Tuesday, December 18, 2012
Review of Standing in Another Man’s Grave by Ian Rankin (Orion, 2012)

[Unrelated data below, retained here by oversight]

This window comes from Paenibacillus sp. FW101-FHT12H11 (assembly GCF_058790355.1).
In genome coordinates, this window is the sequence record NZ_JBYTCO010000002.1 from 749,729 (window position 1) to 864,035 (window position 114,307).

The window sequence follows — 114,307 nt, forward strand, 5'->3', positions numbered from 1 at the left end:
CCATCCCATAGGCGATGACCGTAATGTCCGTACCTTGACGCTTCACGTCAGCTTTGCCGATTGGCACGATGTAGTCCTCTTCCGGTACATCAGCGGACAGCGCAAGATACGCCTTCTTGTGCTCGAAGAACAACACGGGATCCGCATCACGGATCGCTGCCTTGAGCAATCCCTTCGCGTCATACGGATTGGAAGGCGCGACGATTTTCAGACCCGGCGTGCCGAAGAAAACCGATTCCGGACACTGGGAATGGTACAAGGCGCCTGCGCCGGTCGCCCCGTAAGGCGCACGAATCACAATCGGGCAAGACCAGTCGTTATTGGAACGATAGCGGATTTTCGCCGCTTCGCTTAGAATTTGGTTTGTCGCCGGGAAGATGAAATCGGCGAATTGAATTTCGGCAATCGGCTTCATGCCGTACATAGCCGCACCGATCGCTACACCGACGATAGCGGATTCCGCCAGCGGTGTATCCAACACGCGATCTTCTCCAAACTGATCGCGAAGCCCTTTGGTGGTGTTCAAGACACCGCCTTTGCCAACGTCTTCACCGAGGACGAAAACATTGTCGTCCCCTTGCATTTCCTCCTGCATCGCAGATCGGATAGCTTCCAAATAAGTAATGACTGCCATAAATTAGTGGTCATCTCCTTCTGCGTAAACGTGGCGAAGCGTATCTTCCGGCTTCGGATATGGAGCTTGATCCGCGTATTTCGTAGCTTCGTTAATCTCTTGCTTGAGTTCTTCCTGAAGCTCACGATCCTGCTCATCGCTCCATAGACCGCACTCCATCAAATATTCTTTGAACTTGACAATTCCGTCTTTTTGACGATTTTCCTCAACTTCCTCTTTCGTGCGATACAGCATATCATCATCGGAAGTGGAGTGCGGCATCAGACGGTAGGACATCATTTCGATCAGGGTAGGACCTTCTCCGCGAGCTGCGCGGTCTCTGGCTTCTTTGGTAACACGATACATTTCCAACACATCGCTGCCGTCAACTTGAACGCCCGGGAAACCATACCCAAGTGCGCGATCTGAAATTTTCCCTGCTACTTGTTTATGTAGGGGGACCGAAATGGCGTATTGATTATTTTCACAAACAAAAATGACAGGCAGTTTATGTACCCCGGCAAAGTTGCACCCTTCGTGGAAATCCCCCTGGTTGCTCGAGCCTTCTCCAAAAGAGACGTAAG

Having retired his famous detective a couple of books ago, Ian Rankin places him front and centre in Standing in Another Man’s Grave. It’s a very welcome return in a thoroughly entertaining story. Rankin always scores well on several fronts - characterisation, sense of place, contextualisation, plotting - and it’s no different with this tale, which is layered and complex. Although the main focus is Rebus and the main case under investigation, Rankin does not neglect the host of secondary characters and their interrelations, and he interlinks several subplots that give the story a rich texture. For the most part the plotting is excellent, though it unravels a little in the final scenes, the resolution somewhat weak and a little unconvincing. Nevertheless, Rankin shows his skills at producing a multi-textual, engaging police procedural that hooks the reader in and tugs them along on a compelling jaunt. Despite eighteen outings, there’s still plenty of life in the old detective and hopefully there’s more to come.